I have had it with the language hawks who are doing their very best to make this into an entirely francophone city.
They are zealots who try to deny our existence and our right to live in peace in a place we were instrumental in building.
The recent “Bonjour-Hi” blowup again gives me pause to reflect on “why the hell do I stay?”
You might say, “oh but the premier said forcing people to speak French in private conversations won’t happen.”
It was a year ago this week that Quebec voters sent the Liberals to the woodshed and the PQ into irrelevance.
And the Legault Caquistes have never been more popular.
But that won’t last. Voters don’t stay in love forever.
Look at what happened in Ottawa.
The Trudeau Liberals had a heck of a honeymoon but now they are struggling to hang on to power.
Their wounds have been entirely self-inflicted and my guess is that the Caquistes will go down the same road.
Here is something you may not know.
Why is the Cote-des-Neiges -NDG borough, the biggest in the City of Montreal?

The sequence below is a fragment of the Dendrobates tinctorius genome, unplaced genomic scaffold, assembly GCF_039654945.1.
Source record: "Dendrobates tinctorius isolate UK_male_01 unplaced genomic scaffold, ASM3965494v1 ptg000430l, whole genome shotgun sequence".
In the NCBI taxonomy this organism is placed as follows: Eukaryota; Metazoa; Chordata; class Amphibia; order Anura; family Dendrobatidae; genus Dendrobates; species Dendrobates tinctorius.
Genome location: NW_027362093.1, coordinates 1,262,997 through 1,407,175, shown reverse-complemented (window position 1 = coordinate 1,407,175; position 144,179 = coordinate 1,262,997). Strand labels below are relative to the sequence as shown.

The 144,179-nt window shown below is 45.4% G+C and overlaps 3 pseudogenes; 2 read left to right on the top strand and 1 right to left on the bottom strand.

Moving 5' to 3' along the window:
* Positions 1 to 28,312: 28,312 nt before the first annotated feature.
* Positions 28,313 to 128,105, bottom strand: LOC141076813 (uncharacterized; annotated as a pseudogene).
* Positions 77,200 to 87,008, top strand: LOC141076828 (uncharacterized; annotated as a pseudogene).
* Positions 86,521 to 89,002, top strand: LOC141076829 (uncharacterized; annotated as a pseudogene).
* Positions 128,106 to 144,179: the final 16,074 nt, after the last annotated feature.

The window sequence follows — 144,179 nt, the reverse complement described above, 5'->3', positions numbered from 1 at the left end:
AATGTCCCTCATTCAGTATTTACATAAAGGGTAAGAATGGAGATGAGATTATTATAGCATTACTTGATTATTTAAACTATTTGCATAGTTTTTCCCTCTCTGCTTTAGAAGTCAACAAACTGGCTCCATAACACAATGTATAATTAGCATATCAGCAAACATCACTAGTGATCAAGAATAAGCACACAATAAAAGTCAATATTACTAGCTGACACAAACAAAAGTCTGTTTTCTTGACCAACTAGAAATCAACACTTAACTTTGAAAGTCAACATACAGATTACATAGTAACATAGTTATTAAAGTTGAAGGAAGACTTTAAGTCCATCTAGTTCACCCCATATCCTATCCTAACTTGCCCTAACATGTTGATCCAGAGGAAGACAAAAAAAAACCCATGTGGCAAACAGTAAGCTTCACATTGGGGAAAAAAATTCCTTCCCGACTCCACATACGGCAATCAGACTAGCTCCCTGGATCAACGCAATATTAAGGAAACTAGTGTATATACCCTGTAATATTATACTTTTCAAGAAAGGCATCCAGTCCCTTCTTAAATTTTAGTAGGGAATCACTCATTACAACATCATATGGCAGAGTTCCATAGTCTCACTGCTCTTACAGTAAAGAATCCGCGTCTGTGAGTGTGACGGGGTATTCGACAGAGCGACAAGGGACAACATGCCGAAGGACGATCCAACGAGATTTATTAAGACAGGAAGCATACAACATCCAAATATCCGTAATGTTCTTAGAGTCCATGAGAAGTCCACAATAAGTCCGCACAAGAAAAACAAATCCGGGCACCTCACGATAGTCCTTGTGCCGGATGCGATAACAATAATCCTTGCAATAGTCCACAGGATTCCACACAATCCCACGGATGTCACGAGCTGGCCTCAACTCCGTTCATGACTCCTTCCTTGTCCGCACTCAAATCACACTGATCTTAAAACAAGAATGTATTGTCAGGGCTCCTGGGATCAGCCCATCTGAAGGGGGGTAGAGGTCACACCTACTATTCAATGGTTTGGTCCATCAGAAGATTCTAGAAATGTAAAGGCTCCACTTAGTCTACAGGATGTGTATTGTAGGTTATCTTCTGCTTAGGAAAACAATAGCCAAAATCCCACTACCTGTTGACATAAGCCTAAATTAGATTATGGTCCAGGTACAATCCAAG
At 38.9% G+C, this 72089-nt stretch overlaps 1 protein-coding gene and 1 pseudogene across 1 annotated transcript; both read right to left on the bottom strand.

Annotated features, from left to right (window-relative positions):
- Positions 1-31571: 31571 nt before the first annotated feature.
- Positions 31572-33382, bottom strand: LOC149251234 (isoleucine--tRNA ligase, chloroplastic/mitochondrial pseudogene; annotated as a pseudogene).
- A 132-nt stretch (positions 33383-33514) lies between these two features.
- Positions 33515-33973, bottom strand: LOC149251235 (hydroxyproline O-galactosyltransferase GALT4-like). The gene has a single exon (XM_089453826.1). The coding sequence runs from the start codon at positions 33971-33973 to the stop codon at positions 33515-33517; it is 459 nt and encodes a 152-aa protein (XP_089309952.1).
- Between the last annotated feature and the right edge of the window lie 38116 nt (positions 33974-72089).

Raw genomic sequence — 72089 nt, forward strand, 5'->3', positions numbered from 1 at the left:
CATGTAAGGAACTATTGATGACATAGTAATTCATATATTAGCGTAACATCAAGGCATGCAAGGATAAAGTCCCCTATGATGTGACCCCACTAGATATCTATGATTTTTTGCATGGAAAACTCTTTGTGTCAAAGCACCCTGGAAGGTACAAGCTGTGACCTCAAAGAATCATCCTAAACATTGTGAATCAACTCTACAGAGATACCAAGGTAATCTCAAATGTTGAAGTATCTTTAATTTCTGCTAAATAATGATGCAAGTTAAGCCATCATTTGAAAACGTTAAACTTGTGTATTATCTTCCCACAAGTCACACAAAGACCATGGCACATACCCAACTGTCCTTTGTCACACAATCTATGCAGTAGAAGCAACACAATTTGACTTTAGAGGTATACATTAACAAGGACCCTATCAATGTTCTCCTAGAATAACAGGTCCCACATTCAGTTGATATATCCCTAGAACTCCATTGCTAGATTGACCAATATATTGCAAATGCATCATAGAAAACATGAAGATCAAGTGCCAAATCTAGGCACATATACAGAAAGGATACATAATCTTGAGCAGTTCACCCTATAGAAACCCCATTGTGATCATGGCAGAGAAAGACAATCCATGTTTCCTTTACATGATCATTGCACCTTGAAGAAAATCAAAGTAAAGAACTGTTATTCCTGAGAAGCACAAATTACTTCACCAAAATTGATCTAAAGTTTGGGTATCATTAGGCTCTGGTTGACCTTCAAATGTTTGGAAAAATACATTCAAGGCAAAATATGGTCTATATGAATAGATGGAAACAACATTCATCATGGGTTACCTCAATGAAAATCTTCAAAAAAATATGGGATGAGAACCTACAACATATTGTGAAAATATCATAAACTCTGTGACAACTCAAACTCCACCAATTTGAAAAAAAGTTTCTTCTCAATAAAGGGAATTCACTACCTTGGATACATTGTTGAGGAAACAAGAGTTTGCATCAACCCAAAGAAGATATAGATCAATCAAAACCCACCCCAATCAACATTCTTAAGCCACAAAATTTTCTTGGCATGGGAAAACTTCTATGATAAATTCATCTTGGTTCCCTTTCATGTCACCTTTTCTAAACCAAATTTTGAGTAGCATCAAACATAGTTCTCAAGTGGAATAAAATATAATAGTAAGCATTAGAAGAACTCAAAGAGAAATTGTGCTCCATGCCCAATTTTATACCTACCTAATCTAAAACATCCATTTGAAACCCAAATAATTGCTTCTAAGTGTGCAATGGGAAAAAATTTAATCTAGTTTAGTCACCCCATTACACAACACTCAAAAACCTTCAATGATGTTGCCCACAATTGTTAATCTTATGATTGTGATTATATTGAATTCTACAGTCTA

Why were two very different neighbourhoods forced into a marriage that probably neither wanted?
The borough has, according to Stats Can, 166, 520 residents.
Nothing really comes close.
So why do we have this huge city within a city?
Premier Francois Legault reminds of the late comedian Rodney Dangerfield
“That’s the story of my life. No respect. I don’t get no respect”
It sure sounds that way as the CAQ leader is now demanding more respect from Canada.
We’ve been down this road so many times before, most recently with the failed Meech Lake Constitutional Accord, the failed Charlottetown Accord, and the Quebec Liberal’s Allaire report with its silly wish list for 22 new powers for Quebec.
And they are off to the races.
It’s a sad state of affairs indeed when Canadians will elect who they think sucks the least.
Each of the major leaders carries around huge liabilities. And each can polarize an increasingly insular electorate.
They say governments lose elections. Opposition does not win them.
Bienvenue au Quebec. The “nation” within a nation.
We tell you where to send your children to school.
We tell you how big your English signs can be, if they are allowed at all.
We tax and tax and tax.
And now we tell you how to dress.